Inside jokes: The two I've listed here are from Mr. Parker's class (we've probably had some from Mrs. G's class, but these two are the most prominent in my mind...it would be three, but I've mentioned the "Vodka" joke before).
"Can I say...?": Debates. UGH. Every debate I'm in, I lose. Maybe it's my fault. I don't know. So we're doing this debate on energy security for Mr. Parker. Two teams, one arguing for use of violence in security, one for non-violence. I'm on the non-violence team (which, to me, seems the harder of the two sides). I'm being cross-examined by my friend Megan, and I'm just confused (yes, I'm being beat by a girl...shut up). Finally, I look at Mr. Parker and ask "Can I say Jesus?" Like, as an argument. And he starts laughing. I've never asked him WHY he thought it was so funny, but he did. I can't tell if he was thinking (a of me using Jesus as an argument, or (b of me using it as an explicative. Either way, it's a joke our class repeats at times.
The Chair: So Mr. Parker has this chair he sat in and, if the student wanted, he would allow them to sit in for presentations. Usually. But then Rob asked, and Mr. Parker refused him. I don't remember why, but he just said no. To everyone else, he said yes, and Rob was pretty indignant for a little while. Seeing him grumble and throw up his hands was pretty amusing. He got to the point where he said it didn't bother him any longer, but I have my doubts.
LITERATURE: Taught to us all four years by Mrs. G, literature was a really fun. As the name implies, there was a lot of reading. I'm a book fanatic, so while there were books that I may not have enjoyed as much as others, I don't think I ever hated a book that we read in her class. Mrs. G has been the only teacher we had all four years, so the relationship that grew between her and us and a class was incredible. Chatting with her was easy, because she understood us very well. While work was difficult (especially freshman year), work one year served to prepare me the next, especially in preparation for a massive thesis paper/thesis presentation. We did more presentations for her in history, but the literature ones we did were more fun. And we wrote lots of papers for her, which has spawned jokes about us killing trees and whatnot. She was a big assist in helping me manage my time, with small time management assignments such as making schedules and such. And who could forget notebook checks? We seem to groan a lot in her class, but we like to playfully tease. Notebook checks could be the bane of my existence, because they ALWAYS came up so suddenly! Though not (usually) difficult, they did make me slightly paranoid. What if I forgot a quote? Or don't know my vocab? Shiver! Speaking of vocab, Mrs. G also helped me discover a whole bunch new words in my reading that I have since used in my writing. Out of all the classes, this has been my absolute favorite. Yes, a lot of it is because I'm a real geek when it comes to reading and writing, and I can't stress enough that reading and writing was the main focus on this class. But I've also seen myself and my classmates grow. I've grown more comfortable speaking in front of people. I've become more analytical in both my reading and writing. It's been really cool in seeing how we've all changed over the high school years, and I thank my teachers for a lot of that.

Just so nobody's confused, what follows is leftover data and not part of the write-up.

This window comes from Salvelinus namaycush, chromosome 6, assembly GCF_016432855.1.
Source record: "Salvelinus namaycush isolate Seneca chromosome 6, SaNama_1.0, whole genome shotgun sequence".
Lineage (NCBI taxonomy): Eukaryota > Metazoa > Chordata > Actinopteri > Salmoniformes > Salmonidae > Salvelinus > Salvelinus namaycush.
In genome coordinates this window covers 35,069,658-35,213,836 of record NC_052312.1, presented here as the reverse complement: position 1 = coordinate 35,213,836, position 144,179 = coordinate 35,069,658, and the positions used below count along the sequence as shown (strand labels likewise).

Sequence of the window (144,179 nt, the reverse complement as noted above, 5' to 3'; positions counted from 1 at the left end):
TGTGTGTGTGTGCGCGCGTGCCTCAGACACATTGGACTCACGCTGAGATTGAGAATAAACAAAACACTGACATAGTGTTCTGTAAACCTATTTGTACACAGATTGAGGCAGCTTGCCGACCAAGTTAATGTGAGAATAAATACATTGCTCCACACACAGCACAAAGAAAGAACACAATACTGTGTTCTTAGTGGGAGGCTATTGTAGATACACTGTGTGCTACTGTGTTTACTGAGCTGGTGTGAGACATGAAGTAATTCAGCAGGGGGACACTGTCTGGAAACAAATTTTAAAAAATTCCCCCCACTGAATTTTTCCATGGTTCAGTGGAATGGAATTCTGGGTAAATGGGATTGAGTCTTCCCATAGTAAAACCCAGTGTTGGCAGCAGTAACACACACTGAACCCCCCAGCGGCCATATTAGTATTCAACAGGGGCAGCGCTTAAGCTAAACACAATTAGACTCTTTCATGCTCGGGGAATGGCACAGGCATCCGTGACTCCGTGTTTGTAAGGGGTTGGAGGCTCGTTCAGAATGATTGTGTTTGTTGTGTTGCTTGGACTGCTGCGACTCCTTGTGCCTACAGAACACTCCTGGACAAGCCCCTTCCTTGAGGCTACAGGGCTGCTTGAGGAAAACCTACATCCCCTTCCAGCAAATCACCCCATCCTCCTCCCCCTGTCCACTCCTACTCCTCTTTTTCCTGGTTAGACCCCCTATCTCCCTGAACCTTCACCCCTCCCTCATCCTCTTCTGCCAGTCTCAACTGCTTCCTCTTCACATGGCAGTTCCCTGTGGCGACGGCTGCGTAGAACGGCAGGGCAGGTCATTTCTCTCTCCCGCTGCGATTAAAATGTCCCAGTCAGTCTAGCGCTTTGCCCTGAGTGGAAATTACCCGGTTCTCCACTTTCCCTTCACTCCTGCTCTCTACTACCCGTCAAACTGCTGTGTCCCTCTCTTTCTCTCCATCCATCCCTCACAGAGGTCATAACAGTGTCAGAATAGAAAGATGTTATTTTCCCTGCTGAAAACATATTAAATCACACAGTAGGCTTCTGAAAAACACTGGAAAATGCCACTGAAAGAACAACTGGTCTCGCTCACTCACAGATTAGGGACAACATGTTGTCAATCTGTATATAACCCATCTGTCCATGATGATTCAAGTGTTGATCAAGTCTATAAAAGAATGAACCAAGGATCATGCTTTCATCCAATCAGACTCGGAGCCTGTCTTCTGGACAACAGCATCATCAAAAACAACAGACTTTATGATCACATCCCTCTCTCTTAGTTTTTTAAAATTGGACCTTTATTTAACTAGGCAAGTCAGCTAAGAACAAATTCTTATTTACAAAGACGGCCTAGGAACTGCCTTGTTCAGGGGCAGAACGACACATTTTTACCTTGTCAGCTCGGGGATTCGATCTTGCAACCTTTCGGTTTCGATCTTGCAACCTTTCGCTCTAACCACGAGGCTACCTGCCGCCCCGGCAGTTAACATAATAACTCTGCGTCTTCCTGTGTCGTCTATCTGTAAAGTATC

Inside jokes: Like with the others, I am listing two of my favorites. I know there are plenty, but these are two I've really liked.
Red pens: If there was ever a real Room 101 (1984 reference...not explaining...Google it), mine would be full of papers that needed to be written on with red pens. Whenever we did a quiz or test, Mrs. G would pass the red pen bucket around. Again, we'd groan (we do that a lot, don't we?) and reluctantly seal our fates. Every mark made was like a wound. Agonizing torture! Not really, but it was always great to see other people's reactions and to see Mrs. G's reactions to our "complaining."
"What's an anarchist?": In junior year, I did a book project on G.K. Chesterton's "The Man Who Was Thursday," one of the best books ever. It's about anarchists. I don't know who started it, but someone asked me what anarchist was. That three-worded question has since become a thorn in my side as my friends ask me over and over. Not that I mind, so I always answer with a "Google it!" or something like that. I don't think anybody has...Googled it, I mean. And I won't answer it here. So don't ask.
There's a little (ha, little) bit of information about my classes, who teaches them, and why they were so much fun. I hope to post another (or a couple) blog (or blogs) soon, so to give a further glimpse into my world at Greenhouse.